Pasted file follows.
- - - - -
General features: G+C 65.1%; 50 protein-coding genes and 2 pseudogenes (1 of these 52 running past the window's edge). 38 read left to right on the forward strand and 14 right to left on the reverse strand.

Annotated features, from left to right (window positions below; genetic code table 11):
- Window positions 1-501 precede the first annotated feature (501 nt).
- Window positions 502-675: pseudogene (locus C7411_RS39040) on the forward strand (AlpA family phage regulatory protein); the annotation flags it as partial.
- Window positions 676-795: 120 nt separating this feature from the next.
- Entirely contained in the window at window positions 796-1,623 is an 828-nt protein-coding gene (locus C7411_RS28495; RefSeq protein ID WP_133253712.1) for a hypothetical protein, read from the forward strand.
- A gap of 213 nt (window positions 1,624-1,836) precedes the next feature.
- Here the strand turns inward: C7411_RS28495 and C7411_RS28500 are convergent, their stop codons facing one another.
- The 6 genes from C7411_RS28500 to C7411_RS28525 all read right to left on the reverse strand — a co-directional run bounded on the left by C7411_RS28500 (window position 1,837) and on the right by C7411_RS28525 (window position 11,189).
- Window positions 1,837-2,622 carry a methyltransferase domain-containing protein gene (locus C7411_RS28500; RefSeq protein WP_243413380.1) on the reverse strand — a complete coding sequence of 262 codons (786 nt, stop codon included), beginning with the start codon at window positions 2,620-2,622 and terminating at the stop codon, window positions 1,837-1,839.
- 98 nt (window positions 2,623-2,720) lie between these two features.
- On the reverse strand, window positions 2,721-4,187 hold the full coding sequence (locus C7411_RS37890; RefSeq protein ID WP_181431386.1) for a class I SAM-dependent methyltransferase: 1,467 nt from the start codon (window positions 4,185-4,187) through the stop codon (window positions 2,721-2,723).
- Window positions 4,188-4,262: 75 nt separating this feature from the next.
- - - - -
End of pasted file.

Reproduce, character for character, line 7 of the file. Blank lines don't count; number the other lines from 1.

- A gap of 213 nt (window positions 1,624-1,836) precedes the next feature.